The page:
Recently, my husband and I climbed ancient Mayan monuments, hiked in luscious green jungles where we ogled spider monkeys and a scarlet macaw, admired crocodiles lounging on the river banks and visited some of the best weavers and artisans in the region.
We enjoyed clean, comfortable accommodations everywhere we went, as well as delicious food, plenty of bottled water and warm and welcoming Chiapanecas.
With a good local guide, we learned about King Pakal of the 600-700 A.D. era, the unusual rule of at least three women in this patriarchal society, worship of jaguars, the reign of Sky Bird King Chuan Muan II and much more.
A highlight was experiencing a 17th century Catholic church in Chamula, one of the communities of indigenous people, this one in the mountains (about 7,000 feet elevation) just a 20-minute drive outside of San Cristobal.
From the outside, the church looks traditional. Inside, saints predictably line the walls. But a shaman took the blood pulse of a parishioner, and offerings were made of candles, CocaCola, moonshine and chickens.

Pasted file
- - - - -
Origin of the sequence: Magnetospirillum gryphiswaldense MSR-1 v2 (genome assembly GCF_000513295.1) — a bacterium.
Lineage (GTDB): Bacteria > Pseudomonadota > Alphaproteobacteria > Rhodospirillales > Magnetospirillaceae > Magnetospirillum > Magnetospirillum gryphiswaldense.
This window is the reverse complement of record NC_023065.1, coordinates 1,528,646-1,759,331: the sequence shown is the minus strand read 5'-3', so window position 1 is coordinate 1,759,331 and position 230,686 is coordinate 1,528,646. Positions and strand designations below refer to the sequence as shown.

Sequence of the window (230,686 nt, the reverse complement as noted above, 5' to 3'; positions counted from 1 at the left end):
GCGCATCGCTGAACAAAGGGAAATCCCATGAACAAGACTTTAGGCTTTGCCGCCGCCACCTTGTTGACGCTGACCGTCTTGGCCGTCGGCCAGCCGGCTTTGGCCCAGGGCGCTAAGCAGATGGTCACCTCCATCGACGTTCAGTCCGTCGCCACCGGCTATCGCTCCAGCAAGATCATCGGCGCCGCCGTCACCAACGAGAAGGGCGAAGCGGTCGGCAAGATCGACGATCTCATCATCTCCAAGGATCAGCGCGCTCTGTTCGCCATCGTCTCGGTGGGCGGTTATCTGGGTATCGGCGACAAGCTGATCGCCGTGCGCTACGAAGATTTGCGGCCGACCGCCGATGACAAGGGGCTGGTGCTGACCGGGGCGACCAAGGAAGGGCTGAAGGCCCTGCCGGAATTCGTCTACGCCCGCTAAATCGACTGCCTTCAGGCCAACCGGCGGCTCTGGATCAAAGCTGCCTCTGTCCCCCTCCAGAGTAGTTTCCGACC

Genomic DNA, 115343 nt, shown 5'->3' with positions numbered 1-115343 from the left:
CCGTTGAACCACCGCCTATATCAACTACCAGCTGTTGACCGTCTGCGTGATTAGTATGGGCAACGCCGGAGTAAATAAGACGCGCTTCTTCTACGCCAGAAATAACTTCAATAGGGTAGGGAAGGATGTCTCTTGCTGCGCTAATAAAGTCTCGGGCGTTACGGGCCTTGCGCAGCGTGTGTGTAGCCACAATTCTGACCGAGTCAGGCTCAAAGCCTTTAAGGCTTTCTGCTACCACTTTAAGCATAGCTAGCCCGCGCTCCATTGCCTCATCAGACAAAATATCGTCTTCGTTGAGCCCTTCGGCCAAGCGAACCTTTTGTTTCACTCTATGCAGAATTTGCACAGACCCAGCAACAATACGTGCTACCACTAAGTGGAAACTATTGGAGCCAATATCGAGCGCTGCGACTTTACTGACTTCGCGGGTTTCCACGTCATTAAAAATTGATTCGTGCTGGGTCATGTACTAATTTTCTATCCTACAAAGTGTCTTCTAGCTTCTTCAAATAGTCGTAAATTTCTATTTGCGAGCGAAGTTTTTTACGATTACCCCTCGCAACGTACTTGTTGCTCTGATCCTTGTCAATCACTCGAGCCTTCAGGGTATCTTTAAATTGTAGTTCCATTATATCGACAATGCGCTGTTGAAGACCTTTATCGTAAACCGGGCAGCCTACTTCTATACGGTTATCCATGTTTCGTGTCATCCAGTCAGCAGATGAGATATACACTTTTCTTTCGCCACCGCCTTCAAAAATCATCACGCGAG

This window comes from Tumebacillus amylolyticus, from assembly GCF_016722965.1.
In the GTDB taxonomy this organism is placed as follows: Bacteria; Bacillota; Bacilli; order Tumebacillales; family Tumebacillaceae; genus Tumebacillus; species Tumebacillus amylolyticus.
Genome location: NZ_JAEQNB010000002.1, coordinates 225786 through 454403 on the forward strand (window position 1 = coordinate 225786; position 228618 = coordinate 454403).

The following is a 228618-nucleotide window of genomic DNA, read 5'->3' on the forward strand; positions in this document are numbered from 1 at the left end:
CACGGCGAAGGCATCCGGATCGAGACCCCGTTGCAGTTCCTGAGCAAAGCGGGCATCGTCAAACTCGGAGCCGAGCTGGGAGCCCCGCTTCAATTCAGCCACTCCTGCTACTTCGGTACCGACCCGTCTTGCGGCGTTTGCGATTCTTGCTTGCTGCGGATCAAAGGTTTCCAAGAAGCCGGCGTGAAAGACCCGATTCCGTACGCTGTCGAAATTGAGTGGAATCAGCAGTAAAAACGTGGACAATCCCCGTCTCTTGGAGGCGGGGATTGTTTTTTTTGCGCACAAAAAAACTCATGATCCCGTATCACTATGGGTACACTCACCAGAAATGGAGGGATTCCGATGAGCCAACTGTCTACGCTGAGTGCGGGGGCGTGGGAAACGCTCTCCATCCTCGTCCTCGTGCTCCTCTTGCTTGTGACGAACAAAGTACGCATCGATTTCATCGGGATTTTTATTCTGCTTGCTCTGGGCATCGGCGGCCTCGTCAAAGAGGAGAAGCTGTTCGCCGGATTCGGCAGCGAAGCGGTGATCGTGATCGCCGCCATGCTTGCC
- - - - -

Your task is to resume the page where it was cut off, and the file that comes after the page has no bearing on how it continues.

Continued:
The market offered dried fish, salted shrimp, caramelized fruit paste, all kinds of beans, corn, tamales, sweet potatoes, potatoes, mango, cabbage and live chickens for cooking, about $6 each.
Grilled ants were a delicacy. Crispy and salted, theyre sold in small plastic bags and eaten like peanuts. Theyre not bad, if you can forget what youre eating.
There were also embroidered blouses, leather belts, jewelry, dolls, baskets, figurines, blankets, shawls, bags and wool capes.
We visited ancient worship sites and glimpsed beautiful, exotic animals. The Temple of the Cross in Palenque is fabulous, better preserved than Chichen Itza. At Yaxchilan, accessible only by boat (about $5 per person, including the guide), visitors learn about Bird Jaguar, the last known ruler of this kingdom, still seen in faded murals with his big nose and thick thighs.
The flora is equally exotic: Hawaiian ginger, jobo (a member of the cashew family), mango, orange, avocado, almond, hibiscus and mahogany trees.
Our final day was reserved for a boat tour of SumideroCanyon.